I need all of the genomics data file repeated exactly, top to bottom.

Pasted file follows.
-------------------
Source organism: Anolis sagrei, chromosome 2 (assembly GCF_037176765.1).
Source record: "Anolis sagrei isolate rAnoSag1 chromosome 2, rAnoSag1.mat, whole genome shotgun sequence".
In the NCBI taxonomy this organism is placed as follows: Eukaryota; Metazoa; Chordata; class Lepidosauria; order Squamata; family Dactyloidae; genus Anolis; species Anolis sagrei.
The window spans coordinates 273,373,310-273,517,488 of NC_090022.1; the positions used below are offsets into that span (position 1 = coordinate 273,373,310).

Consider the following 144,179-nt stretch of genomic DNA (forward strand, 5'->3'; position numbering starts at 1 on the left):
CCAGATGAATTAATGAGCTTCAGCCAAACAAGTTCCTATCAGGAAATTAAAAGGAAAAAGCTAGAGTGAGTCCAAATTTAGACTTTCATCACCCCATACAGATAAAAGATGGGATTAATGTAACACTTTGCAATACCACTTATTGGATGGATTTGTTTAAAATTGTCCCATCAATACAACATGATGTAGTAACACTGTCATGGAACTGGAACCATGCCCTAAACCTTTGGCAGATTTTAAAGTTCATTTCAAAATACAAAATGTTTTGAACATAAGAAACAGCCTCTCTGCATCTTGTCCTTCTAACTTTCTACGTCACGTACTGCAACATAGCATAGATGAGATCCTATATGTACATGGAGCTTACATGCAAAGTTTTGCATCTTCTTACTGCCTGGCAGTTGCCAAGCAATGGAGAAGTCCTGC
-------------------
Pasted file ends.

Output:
Source organism: Anolis sagrei, chromosome 2 (assembly GCF_037176765.1).
Source record: "Anolis sagrei isolate rAnoSag1 chromosome 2, rAnoSag1.mat, whole genome shotgun sequence".
In the NCBI taxonomy this organism is placed as follows: Eukaryota; Metazoa; Chordata; class Lepidosauria; order Squamata; family Dactyloidae; genus Anolis; species Anolis sagrei.
The window spans coordinates 273,373,310-273,517,488 of NC_090022.1; the positions used below are offsets into that span (position 1 = coordinate 273,373,310).

Consider the following 144,179-nt stretch of genomic DNA (forward strand, 5'->3'; position numbering starts at 1 on the left):
CCAGATGAATTAATGAGCTTCAGCCAAACAAGTTCCTATCAGGAAATTAAAAGGAAAAAGCTAGAGTGAGTCCAAATTTAGACTTTCATCACCCCATACAGATAAAAGATGGGATTAATGTAACACTTTGCAATACCACTTATTGGATGGATTTGTTTAAAATTGTCCCATCAATACAACATGATGTAGTAACACTGTCATGGAACTGGAACCATGCCCTAAACCTTTGGCAGATTTTAAAGTTCATTTCAAAATACAAAATGTTTTGAACATAAGAAACAGCCTCTCTGCATCTTGTCCTTCTAACTTTCTACGTCACGTACTGCAACATAGCATAGATGAGATCCTATATGTACATGGAGCTTACATGCAAAGTTTTGCATCTTCTTACTGCCTGGCAGTTGCCAAGCAATGGAGAAGTCCTGC